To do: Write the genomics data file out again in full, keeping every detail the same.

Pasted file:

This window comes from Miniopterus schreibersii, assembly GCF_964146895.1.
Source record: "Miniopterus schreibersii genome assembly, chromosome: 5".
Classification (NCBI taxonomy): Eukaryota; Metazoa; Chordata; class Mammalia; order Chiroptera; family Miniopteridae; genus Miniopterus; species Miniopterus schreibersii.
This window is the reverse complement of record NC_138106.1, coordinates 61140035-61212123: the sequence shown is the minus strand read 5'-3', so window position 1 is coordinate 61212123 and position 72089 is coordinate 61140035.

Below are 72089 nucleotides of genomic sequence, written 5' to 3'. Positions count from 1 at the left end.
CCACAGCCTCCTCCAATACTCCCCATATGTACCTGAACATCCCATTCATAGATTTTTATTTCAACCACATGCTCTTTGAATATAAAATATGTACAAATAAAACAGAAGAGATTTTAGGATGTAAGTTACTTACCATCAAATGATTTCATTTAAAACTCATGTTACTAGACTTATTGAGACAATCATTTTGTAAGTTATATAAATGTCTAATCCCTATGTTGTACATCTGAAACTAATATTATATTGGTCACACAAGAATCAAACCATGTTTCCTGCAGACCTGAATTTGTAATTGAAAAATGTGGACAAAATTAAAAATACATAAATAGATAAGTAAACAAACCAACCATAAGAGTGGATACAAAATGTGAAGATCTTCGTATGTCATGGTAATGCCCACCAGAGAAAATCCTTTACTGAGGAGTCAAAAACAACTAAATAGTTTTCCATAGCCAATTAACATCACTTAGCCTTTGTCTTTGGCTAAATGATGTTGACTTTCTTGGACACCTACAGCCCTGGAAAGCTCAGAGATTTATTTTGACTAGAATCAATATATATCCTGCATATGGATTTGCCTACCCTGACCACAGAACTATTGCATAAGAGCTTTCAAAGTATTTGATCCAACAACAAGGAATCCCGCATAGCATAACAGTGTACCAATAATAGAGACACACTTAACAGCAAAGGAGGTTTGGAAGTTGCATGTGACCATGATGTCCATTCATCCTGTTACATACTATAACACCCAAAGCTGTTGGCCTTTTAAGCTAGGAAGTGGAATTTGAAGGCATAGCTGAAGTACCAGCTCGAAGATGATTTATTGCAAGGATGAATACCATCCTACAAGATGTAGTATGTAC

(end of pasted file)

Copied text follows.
This window comes from Miniopterus schreibersii, assembly GCF_964146895.1.
Source record: "Miniopterus schreibersii genome assembly, chromosome: 5".
Classification (NCBI taxonomy): Eukaryota; Metazoa; Chordata; class Mammalia; order Chiroptera; family Miniopteridae; genus Miniopterus; species Miniopterus schreibersii.
This window is the reverse complement of record NC_138106.1, coordinates 61140035-61212123: the sequence shown is the minus strand read 5'-3', so window position 1 is coordinate 61212123 and position 72089 is coordinate 61140035.

Below are 72089 nucleotides of genomic sequence, written 5' to 3'. Positions count from 1 at the left end.
CCACAGCCTCCTCCAATACTCCCCATATGTACCTGAACATCCCATTCATAGATTTTTATTTCAACCACATGCTCTTTGAATATAAAATATGTACAAATAAAACAGAAGAGATTTTAGGATGTAAGTTACTTACCATCAAATGATTTCATTTAAAACTCATGTTACTAGACTTATTGAGACAATCATTTTGTAAGTTATATAAATGTCTAATCCCTATGTTGTACATCTGAAACTAATATTATATTGGTCACACAAGAATCAAACCATGTTTCCTGCAGACCTGAATTTGTAATTGAAAAATGTGGACAAAATTAAAAATACATAAATAGATAAGTAAACAAACCAACCATAAGAGTGGATACAAAATGTGAAGATCTTCGTATGTCATGGTAATGCCCACCAGAGAAAATCCTTTACTGAGGAGTCAAAAACAACTAAATAGTTTTCCATAGCCAATTAACATCACTTAGCCTTTGTCTTTGGCTAAATGATGTTGACTTTCTTGGACACCTACAGCCCTGGAAAGCTCAGAGATTTATTTTGACTAGAATCAATATATATCCTGCATATGGATTTGCCTACCCTGACCACAGAACTATTGCATAAGAGCTTTCAAAGTATTTGATCCAACAACAAGGAATCCCGCATAGCATAACAGTGTACCAATAATAGAGACACACTTAACAGCAAAGGAGGTTTGGAAGTTGCATGTGACCATGATGTCCATTCATCCTGTTACATACTATAACACCCAAAGCTGTTGGCCTTTTAAGCTAGGAAGTGGAATTTGAAGGCATAGCTGAAGTACCAGCTCGAAGATGATTTATTGCAAGGATGAATACCATCCTACAAGATGTAGTATGTAC